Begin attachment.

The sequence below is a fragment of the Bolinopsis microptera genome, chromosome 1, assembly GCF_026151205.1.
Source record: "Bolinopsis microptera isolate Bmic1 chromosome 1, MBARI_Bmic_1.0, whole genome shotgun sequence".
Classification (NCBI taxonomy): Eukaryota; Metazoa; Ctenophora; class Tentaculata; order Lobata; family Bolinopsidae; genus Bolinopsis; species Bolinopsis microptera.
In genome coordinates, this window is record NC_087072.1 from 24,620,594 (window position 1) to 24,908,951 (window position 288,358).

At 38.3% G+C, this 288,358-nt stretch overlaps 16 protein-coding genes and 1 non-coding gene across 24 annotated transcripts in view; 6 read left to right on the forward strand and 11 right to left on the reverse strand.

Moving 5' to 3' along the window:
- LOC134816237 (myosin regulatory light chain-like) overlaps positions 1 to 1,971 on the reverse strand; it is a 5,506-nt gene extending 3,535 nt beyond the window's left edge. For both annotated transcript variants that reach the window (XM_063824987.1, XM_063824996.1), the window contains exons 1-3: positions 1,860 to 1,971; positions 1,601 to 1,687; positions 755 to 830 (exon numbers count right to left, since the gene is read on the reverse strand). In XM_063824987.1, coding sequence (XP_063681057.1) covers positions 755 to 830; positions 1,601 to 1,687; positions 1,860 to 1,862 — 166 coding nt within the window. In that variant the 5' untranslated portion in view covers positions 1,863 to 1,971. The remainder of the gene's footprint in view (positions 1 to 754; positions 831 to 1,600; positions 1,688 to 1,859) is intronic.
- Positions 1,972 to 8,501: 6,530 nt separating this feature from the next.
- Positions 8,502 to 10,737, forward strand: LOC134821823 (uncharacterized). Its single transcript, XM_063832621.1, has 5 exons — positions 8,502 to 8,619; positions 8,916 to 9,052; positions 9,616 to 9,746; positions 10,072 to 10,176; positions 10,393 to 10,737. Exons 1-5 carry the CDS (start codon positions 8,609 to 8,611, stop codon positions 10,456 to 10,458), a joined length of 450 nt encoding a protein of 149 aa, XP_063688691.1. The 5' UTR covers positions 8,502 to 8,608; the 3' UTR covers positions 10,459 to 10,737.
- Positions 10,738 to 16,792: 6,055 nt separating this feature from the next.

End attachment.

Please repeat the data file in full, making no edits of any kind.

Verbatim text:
The sequence below is a fragment of the Bolinopsis microptera genome, chromosome 1, assembly GCF_026151205.1.
Source record: "Bolinopsis microptera isolate Bmic1 chromosome 1, MBARI_Bmic_1.0, whole genome shotgun sequence".
Classification (NCBI taxonomy): Eukaryota; Metazoa; Ctenophora; class Tentaculata; order Lobata; family Bolinopsidae; genus Bolinopsis; species Bolinopsis microptera.
In genome coordinates, this window is record NC_087072.1 from 24,620,594 (window position 1) to 24,908,951 (window position 288,358).

At 38.3% G+C, this 288,358-nt stretch overlaps 16 protein-coding genes and 1 non-coding gene across 24 annotated transcripts in view; 6 read left to right on the forward strand and 11 right to left on the reverse strand.

Moving 5' to 3' along the window:
- LOC134816237 (myosin regulatory light chain-like) overlaps positions 1 to 1,971 on the reverse strand; it is a 5,506-nt gene extending 3,535 nt beyond the window's left edge. For both annotated transcript variants that reach the window (XM_063824987.1, XM_063824996.1), the window contains exons 1-3: positions 1,860 to 1,971; positions 1,601 to 1,687; positions 755 to 830 (exon numbers count right to left, since the gene is read on the reverse strand). In XM_063824987.1, coding sequence (XP_063681057.1) covers positions 755 to 830; positions 1,601 to 1,687; positions 1,860 to 1,862 — 166 coding nt within the window. In that variant the 5' untranslated portion in view covers positions 1,863 to 1,971. The remainder of the gene's footprint in view (positions 1 to 754; positions 831 to 1,600; positions 1,688 to 1,859) is intronic.
- Positions 1,972 to 8,501: 6,530 nt separating this feature from the next.
- Positions 8,502 to 10,737, forward strand: LOC134821823 (uncharacterized). Its single transcript, XM_063832621.1, has 5 exons — positions 8,502 to 8,619; positions 8,916 to 9,052; positions 9,616 to 9,746; positions 10,072 to 10,176; positions 10,393 to 10,737. Exons 1-5 carry the CDS (start codon positions 8,609 to 8,611, stop codon positions 10,456 to 10,458), a joined length of 450 nt encoding a protein of 149 aa, XP_063688691.1. The 5' UTR covers positions 8,502 to 8,608; the 3' UTR covers positions 10,459 to 10,737.
- Positions 10,738 to 16,792: 6,055 nt separating this feature from the next.